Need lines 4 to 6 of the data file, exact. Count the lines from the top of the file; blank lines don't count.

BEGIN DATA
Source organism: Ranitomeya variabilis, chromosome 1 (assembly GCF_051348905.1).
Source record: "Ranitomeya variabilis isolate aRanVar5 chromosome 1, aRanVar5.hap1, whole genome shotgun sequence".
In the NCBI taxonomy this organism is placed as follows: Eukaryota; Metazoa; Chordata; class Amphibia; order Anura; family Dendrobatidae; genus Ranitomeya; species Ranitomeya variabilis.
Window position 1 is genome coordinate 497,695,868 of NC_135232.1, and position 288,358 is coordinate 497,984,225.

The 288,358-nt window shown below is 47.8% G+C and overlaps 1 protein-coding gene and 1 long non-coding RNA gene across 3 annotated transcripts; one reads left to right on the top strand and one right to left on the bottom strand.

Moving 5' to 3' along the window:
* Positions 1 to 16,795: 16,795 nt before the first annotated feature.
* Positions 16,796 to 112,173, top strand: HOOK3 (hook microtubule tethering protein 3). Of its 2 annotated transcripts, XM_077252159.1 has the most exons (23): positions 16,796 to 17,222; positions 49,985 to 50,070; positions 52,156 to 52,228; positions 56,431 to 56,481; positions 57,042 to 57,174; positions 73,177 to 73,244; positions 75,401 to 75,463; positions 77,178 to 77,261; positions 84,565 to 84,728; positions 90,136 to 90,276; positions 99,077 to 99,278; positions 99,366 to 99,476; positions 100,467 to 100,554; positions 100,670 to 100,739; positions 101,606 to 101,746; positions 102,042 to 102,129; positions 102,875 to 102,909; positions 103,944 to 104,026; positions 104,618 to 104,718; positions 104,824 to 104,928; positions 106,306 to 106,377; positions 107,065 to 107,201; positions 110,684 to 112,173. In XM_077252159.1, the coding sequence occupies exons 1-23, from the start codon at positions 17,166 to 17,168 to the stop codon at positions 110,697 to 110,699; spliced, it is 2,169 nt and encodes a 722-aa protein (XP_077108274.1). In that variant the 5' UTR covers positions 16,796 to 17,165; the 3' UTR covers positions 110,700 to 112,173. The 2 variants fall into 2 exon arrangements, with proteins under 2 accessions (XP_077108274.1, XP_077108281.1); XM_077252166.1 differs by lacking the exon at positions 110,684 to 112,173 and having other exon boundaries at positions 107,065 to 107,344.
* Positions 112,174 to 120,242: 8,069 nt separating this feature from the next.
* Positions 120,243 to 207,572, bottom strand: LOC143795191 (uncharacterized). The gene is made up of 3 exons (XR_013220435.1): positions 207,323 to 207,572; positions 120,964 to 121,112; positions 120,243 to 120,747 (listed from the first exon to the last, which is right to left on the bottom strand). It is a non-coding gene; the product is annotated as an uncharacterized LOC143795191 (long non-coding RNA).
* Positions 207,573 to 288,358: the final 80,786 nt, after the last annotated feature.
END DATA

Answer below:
Window position 1 is genome coordinate 497,695,868 of NC_135232.1, and position 288,358 is coordinate 497,984,225.

The 288,358-nt window shown below is 47.8% G+C and overlaps 1 protein-coding gene and 1 long non-coding RNA gene across 3 annotated transcripts; one reads left to right on the top strand and one right to left on the bottom strand.

Moving 5' to 3' along the window: